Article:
Fanny's own memories of her childhood at MP, were not of constant humiliation, but mixed with consolation -- her affection for the old schoolroom that had become her private sitting-room -- chap 16 --
"Everything was a friend, or bore her thoughts to a friend; and though there had been sometimes much of suffering to her; though her motives had often been misunderstood, her feelings disregarded, and her comprehension undervalued; though she had known the pains of tyranny, of ridicule, and neglect, yet almost every recurrence of either had led to something consolatory: her aunt Bertram had spoken for her, or Miss Lee had been encouraging, or, what was yet more frequent or more dear, Edmund had been her champion and her friend .......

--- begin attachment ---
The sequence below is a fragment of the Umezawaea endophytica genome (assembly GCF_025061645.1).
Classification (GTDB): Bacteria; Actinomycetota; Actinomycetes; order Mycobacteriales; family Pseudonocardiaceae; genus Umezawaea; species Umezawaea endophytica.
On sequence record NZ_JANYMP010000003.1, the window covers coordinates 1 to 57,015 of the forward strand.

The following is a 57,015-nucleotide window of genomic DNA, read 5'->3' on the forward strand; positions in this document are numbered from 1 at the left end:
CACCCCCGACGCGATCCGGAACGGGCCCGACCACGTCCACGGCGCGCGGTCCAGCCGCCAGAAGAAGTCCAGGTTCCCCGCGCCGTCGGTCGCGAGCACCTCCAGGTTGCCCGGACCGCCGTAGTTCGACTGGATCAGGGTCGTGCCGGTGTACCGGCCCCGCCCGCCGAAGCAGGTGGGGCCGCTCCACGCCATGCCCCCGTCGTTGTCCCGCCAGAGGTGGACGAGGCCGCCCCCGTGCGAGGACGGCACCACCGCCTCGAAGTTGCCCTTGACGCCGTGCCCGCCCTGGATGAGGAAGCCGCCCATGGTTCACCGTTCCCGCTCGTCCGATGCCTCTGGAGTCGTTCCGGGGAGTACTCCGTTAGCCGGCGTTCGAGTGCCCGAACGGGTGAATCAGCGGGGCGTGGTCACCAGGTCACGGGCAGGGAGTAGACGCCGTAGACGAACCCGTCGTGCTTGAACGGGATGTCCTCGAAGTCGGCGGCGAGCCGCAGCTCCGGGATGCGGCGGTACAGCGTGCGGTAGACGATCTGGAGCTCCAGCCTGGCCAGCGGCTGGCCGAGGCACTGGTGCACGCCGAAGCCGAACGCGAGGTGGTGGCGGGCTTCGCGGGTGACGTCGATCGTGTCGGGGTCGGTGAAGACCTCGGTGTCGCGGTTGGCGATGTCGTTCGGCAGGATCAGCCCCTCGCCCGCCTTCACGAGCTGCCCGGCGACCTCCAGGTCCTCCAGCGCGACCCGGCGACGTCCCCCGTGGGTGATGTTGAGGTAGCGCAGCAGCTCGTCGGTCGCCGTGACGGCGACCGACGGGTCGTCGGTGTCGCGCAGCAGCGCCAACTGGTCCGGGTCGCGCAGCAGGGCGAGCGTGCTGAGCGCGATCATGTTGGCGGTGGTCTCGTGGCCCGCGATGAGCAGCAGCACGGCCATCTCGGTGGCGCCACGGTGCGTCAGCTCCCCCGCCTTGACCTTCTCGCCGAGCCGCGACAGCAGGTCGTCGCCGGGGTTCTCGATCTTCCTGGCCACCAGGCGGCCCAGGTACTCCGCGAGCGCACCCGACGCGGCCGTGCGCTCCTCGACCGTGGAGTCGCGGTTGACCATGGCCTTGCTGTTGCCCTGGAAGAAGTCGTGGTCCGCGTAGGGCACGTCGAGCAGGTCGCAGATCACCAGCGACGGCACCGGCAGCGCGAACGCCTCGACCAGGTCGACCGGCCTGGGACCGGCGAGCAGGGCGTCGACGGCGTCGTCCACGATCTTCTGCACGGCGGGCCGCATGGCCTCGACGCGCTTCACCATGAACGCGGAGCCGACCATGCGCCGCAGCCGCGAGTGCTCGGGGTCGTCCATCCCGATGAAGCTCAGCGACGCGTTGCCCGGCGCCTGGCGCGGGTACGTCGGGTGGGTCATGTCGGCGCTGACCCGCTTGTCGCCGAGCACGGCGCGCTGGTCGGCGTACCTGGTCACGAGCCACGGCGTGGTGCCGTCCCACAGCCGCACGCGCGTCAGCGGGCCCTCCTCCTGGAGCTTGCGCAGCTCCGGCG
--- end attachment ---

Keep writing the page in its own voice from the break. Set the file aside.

the claims of her cousins to being obliged were strengthened by the sight of present upon present that she had received from them. The table between the windows was covered with work–boxes and netting–boxes which had been given her at different times, principally by Tom".
Fanny felt strong gratitude, and this is NOT a weakness in her character e.g. when she was at Portsmouth, she was upset that her family made scarcely any inquiry about their Bertram relatives -- chap 38 --
"to have scarcely an inquiry made after Mansfield! It did pain her to have Mansfield forgotten; the friends who had done so much—the dear, dear friends!".